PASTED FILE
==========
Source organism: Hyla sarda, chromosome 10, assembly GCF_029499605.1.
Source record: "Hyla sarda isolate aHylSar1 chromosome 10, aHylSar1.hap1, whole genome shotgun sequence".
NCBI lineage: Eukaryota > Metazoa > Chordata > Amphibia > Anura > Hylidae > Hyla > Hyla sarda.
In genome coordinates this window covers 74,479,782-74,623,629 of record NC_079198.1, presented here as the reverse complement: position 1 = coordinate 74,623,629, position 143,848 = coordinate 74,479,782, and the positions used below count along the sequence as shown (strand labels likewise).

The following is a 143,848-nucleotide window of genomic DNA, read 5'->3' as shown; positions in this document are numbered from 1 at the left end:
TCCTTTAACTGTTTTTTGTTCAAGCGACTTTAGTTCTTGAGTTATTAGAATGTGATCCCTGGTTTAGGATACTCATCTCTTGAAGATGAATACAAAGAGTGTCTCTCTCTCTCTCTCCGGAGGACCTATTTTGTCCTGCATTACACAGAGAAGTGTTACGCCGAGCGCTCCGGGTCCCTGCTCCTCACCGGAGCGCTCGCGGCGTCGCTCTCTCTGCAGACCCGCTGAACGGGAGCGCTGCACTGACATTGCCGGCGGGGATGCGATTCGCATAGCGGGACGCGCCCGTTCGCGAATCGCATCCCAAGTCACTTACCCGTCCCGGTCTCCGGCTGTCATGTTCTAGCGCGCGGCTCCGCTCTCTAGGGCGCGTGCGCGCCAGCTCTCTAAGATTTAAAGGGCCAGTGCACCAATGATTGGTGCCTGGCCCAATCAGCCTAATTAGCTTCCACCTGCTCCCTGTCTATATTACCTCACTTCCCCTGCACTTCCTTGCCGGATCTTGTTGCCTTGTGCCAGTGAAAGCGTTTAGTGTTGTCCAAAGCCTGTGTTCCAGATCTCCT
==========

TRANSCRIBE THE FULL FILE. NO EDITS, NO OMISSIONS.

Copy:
Source organism: Hyla sarda, chromosome 10, assembly GCF_029499605.1.
Source record: "Hyla sarda isolate aHylSar1 chromosome 10, aHylSar1.hap1, whole genome shotgun sequence".
NCBI lineage: Eukaryota > Metazoa > Chordata > Amphibia > Anura > Hylidae > Hyla > Hyla sarda.
In genome coordinates this window covers 74,479,782-74,623,629 of record NC_079198.1, presented here as the reverse complement: position 1 = coordinate 74,623,629, position 143,848 = coordinate 74,479,782, and the positions used below count along the sequence as shown (strand labels likewise).

The following is a 143,848-nucleotide window of genomic DNA, read 5'->3' as shown; positions in this document are numbered from 1 at the left end:
TCCTTTAACTGTTTTTTGTTCAAGCGACTTTAGTTCTTGAGTTATTAGAATGTGATCCCTGGTTTAGGATACTCATCTCTTGAAGATGAATACAAAGAGTGTCTCTCTCTCTCTCTCCGGAGGACCTATTTTGTCCTGCATTACACAGAGAAGTGTTACGCCGAGCGCTCCGGGTCCCTGCTCCTCACCGGAGCGCTCGCGGCGTCGCTCTCTCTGCAGACCCGCTGAACGGGAGCGCTGCACTGACATTGCCGGCGGGGATGCGATTCGCATAGCGGGACGCGCCCGTTCGCGAATCGCATCCCAAGTCACTTACCCGTCCCGGTCTCCGGCTGTCATGTTCTAGCGCGCGGCTCCGCTCTCTAGGGCGCGTGCGCGCCAGCTCTCTAAGATTTAAAGGGCCAGTGCACCAATGATTGGTGCCTGGCCCAATCAGCCTAATTAGCTTCCACCTGCTCCCTGTCTATATTACCTCACTTCCCCTGCACTTCCTTGCCGGATCTTGTTGCCTTGTGCCAGTGAAAGCGTTTAGTGTTGTCCAAAGCCTGTGTTCCAGATCTCCT